The audience and I really enjoyed "Minimalism" in Cardiff. How have the previews gone?
Previews are always interesting because the material isn't ready yet. Testing things out means guaranteed moments of humiliation and awkward silences. Thankfully, I'm fairly self-destructive so I thrive on that kind of thing.
I have now seen 7 previews so far and you are the most prepared comedian. Are you naturally a quick learner of material or do you give yourself a lot of preparation time?
I spend a lot of time writing and rewriting, because I'm never satisfied unless I think a joke is working as well as it could. As for being prepared, I always feel as though I could do with an extra couple of weeks. Still, there's nothing like a deadline.
A lot of your show resolves around your gig in Gibraltar. Are you often asked to perform in unusual places?
Sometimes. I had an interesting corporate gig to a room full of drunken bouncers in Leeds. That was fairly apocalyptic.
Which do you prefer, the writing process or the performing?
The performing, without a doubt. Writing is the graft of it; the hardest part. That's why some performers don't bother. They tend to produce the bad shows, of course.
As a solo performer, is complete control of the stage empowering or can it be a lonely experience?
It can be either, depending on the atmosphere in the room. The appeal of stand-up must partly be related to ego, but it's not a very healthy way to seek validation. I treat it as theatre. I see myself as playing a character largely based on myself. That seems to work for me, anyway.
As the festival approaches we are getting VERY excited here at DARKCHAT. As a performer do you feel the same way or are the opening days like sitting an exam?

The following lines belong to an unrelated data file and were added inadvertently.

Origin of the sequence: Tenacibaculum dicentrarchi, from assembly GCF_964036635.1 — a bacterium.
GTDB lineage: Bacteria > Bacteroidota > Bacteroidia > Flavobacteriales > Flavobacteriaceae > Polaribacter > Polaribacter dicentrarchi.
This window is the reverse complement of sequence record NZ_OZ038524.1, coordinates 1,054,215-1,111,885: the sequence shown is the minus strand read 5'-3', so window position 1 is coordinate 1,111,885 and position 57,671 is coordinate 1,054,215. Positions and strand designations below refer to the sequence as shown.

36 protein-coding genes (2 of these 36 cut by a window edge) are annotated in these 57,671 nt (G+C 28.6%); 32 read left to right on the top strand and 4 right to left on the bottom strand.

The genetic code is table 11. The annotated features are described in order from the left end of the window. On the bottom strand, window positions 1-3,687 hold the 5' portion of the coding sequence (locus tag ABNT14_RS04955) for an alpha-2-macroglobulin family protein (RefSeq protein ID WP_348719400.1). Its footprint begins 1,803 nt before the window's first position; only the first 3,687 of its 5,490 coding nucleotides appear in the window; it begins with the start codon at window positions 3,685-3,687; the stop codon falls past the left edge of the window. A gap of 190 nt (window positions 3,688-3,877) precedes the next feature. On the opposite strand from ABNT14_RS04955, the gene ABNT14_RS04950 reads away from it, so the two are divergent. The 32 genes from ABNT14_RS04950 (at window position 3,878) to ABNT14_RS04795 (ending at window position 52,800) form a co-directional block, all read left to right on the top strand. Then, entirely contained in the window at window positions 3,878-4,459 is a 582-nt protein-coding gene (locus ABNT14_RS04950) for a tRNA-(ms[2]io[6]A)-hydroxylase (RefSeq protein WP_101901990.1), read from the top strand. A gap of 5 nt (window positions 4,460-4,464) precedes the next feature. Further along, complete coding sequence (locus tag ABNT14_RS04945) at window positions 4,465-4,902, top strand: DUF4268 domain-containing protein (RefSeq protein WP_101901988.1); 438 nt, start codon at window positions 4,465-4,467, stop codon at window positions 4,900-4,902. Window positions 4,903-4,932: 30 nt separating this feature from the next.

I can't wait. I live in East Grinstead so any chance to get away must be a good thing.
Your show is on at 19.50. How do you plan to pace your day?
I normally run up Arthur's Seat before breakfast, then a few hours set aside for yoga, then perhaps a swim and a quick session at the gym, then I perform my show. Most of this isn't true, by the way.
Who are your comedy heroes?
I profoundly resent all other comedians.
When and why did you first come to the Edinburgh festival?
It was with a boyfriend while I was at university. We slept on the floor of his sister's flat and flooded the kitchen. It wasn't entirely successful.
What did you expect?
Lots of haggis.
How did the reality differ from your expectations?
There wasn't much haggis.
What is the best thing about the festival?
The first week, when everyone is still hopeful and full of enthusiasm.
What is the worst thing about the festival?
The third week, when everyone is fatigued, ill, and self-harming.
What shows did you enjoy last year?
I enjoyed Andy Bell's one-man show "Torsten the Bareback Saint". My favourite comedy show was probably Toby in FuzzBuzz.
Who are you most looking forward to seeing in Edinburgh this year?
My old university friend Rachel who is coming to stay for a few days.
Despite being inundated with flyers it occurred to us at DARKCHAT that as we are quite organised before we arrive we never watch a show due to a flyer. So, as a first this year we have allocated Sunday 9th August as Flyer Day. The plan is to leave our flat ( near Arthur's Seat) and start walking down Nicholson Street and go to the 1st show we have a flyer for etc, & so forth. Does this sound a genius or a disastrous idea?
It's an excellent idea. You should always take a chance at the fringe. I might do the same myself.
Finally, how do you plan to survive that month of mayhem?
Celibacy and Berocca. It's the only way.
If you think Andrew is worth a look if you're in Edinburgh (trust me, he is) then ticket details are here